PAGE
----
Man Who Toppled 2,000-Pound Boulder Claimed Disability in Lawsuit

Family named in lawsuit discovered rock toppler was man filing personal injury claim

By Timothy Weisberg
|  Wednesday, Oct 23, 2013  |  Updated 1:18 PM EDT
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The plot has thickened in the case of the Utah Boy Scout leader caught on tape knocking over an ancient rock formation in Goblin Valley State Park. Glenn Taylor claimed he was protecting people from the fragile rock just weeks after he filed a lawsuit saying he suffered serious, permanent and debilitating injuries in a car crash four years ago.

KSL

The plot has thickened in the case of the Utah Boy Scout leader caught on tape knocking over an ancient rock formation in Goblin Valley State Park. Glenn Taylor claimed he was protecting people from the fragile rock just weeks after he filed a lawsuit saying he suffered serious, permanent and debilitating injuries in a car crash four years ago.

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The former Utah Boy Scout leader caught on video knocking over an ancient, 2,000-pound rock formation in Goblin Valley State Park had filed an injury claim lawsuit from a traffic collision weeks before the incident, NBC-affiliate KSL-TV in Salt Lake City reported.

The traffic collision occured four years ago but Glenn Taylor recently filed suit claiming he suffered serious, permanent and debailitating injuries as a result of the crash.

Alan MacDonald and his 16-year-old daughter, Cassie MacDonald, who was the driver of the car that hit Taylor's vehicle, are named in the lawsuit, KSL-TV reported. The MacDonalds are outraged over the video of Taylor pushing the heavy rock.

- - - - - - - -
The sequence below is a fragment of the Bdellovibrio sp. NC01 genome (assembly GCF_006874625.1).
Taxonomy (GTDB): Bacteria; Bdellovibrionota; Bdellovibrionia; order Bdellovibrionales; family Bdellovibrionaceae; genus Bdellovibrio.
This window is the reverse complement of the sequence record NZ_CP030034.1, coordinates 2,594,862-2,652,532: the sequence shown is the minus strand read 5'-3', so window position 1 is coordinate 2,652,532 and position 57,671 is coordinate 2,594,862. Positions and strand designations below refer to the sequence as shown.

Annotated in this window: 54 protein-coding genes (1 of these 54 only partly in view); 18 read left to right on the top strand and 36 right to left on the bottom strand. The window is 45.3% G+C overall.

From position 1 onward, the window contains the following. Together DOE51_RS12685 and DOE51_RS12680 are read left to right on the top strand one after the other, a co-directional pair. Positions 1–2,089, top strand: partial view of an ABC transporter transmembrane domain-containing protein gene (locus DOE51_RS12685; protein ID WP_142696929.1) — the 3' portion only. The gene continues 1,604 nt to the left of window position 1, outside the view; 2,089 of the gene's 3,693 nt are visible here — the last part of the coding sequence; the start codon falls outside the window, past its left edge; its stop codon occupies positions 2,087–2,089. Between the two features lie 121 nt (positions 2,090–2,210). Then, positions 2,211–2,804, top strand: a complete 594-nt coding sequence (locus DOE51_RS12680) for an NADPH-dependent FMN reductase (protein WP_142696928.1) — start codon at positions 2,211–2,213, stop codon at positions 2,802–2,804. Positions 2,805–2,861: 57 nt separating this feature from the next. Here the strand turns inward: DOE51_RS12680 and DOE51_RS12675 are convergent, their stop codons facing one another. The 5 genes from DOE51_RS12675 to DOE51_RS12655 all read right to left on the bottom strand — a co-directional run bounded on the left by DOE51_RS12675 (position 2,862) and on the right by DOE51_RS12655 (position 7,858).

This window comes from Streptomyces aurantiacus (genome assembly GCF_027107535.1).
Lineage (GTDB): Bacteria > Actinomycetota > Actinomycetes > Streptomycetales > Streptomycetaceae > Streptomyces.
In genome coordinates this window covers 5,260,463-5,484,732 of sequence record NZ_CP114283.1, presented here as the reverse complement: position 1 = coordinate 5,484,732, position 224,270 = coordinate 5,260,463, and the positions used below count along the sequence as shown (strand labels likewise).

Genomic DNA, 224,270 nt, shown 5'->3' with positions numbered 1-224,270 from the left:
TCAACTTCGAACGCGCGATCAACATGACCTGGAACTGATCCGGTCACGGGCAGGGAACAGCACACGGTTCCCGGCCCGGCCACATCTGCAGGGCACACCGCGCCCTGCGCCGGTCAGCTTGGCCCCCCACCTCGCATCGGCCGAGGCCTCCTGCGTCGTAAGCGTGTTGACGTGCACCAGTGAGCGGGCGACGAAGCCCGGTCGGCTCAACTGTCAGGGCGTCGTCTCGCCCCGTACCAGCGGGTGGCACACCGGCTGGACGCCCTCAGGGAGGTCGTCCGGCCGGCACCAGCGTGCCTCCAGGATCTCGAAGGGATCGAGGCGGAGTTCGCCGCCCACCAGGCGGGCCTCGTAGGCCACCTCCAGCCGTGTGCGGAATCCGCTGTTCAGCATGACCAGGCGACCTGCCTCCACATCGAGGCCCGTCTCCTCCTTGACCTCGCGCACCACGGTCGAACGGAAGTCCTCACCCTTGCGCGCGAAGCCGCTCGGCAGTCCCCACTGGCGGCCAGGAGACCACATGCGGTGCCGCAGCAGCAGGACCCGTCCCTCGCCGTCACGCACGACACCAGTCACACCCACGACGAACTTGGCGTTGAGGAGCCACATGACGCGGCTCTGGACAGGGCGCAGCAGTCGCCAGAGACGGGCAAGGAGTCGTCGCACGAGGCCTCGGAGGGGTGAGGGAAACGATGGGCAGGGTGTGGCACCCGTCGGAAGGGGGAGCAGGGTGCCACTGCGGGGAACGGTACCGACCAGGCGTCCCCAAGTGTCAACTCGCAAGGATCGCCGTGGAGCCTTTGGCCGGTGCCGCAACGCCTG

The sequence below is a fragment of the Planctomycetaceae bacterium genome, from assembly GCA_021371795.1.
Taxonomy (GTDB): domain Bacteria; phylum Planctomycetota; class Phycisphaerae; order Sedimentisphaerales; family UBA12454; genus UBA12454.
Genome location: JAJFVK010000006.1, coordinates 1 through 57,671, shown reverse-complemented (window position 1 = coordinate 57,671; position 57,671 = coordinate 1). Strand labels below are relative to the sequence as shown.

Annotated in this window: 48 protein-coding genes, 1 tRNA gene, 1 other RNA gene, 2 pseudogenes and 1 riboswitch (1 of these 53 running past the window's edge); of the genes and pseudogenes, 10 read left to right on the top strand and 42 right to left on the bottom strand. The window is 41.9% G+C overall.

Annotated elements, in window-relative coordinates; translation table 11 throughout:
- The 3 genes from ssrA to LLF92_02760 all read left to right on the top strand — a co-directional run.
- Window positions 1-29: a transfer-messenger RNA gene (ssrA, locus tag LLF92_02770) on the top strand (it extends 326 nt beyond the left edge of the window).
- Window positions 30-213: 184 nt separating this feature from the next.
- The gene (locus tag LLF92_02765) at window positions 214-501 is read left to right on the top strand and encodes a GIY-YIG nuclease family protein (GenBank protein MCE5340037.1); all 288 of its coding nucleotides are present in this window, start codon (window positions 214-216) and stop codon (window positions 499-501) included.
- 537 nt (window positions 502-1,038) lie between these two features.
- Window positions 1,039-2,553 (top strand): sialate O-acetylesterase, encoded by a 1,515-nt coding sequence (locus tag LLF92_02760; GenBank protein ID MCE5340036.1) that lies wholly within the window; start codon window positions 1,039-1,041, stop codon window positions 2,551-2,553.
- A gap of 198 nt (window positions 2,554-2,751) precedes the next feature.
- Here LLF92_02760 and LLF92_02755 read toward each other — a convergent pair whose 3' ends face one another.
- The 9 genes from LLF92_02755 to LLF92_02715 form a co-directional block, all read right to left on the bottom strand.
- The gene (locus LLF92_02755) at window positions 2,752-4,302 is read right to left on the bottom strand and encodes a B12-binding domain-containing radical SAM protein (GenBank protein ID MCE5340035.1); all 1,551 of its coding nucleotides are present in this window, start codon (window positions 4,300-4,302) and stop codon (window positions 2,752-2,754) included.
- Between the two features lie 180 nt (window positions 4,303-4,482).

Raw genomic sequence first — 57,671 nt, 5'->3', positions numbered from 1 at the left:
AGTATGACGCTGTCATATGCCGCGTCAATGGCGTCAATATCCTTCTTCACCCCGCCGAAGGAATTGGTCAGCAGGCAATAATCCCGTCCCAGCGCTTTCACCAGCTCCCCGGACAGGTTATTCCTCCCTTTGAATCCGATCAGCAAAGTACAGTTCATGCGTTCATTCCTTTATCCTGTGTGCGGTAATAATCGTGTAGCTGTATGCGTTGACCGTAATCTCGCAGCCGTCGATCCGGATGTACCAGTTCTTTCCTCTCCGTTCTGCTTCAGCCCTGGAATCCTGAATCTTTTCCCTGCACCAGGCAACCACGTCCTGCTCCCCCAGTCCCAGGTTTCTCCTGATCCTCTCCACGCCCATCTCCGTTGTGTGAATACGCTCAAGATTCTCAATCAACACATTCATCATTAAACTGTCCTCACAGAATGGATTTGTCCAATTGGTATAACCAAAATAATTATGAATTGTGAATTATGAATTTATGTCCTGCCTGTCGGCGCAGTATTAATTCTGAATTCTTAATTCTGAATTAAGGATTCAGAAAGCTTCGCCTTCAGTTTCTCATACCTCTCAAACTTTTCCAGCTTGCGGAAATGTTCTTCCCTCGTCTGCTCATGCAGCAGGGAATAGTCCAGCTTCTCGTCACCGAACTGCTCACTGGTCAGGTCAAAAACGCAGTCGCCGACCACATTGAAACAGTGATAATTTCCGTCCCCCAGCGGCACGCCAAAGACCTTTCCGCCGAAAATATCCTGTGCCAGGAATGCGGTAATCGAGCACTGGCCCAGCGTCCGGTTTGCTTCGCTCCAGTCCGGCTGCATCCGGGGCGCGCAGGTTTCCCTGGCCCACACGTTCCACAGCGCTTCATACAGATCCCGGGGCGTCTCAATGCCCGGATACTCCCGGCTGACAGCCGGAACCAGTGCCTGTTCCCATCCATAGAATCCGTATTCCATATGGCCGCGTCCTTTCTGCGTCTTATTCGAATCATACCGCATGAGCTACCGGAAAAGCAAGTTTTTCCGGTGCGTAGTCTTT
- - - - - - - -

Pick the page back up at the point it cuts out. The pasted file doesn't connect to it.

"I was surprised that the man who pushed over this 2,000-pound rock formation was the one suing me for disability," MacDonald told KSL-TV.

Glenn Taylor claimed he was protecting people from the fragile rock when he was shown on video knocking the rock over the 170 million-year-old rock.

Taylor and fellow Boy Scout leader Dave Hall's actions while on a field trip were highly condemned by the Boy Scouts. Both Taylor and Hall were removed as leaders, NBC News reported. According to the Utah National Parks Council, the former Boy Scout leaders violated the oragnization's "Leave No Trace" policy.

While Hall told NBC News that he accepted the Boy Scouts decision to remove the leaders, Taylor and Hall both believed they were not doing anything wrong at the time.

Taylor and Hall may also face charges from Emory County prosecutors.

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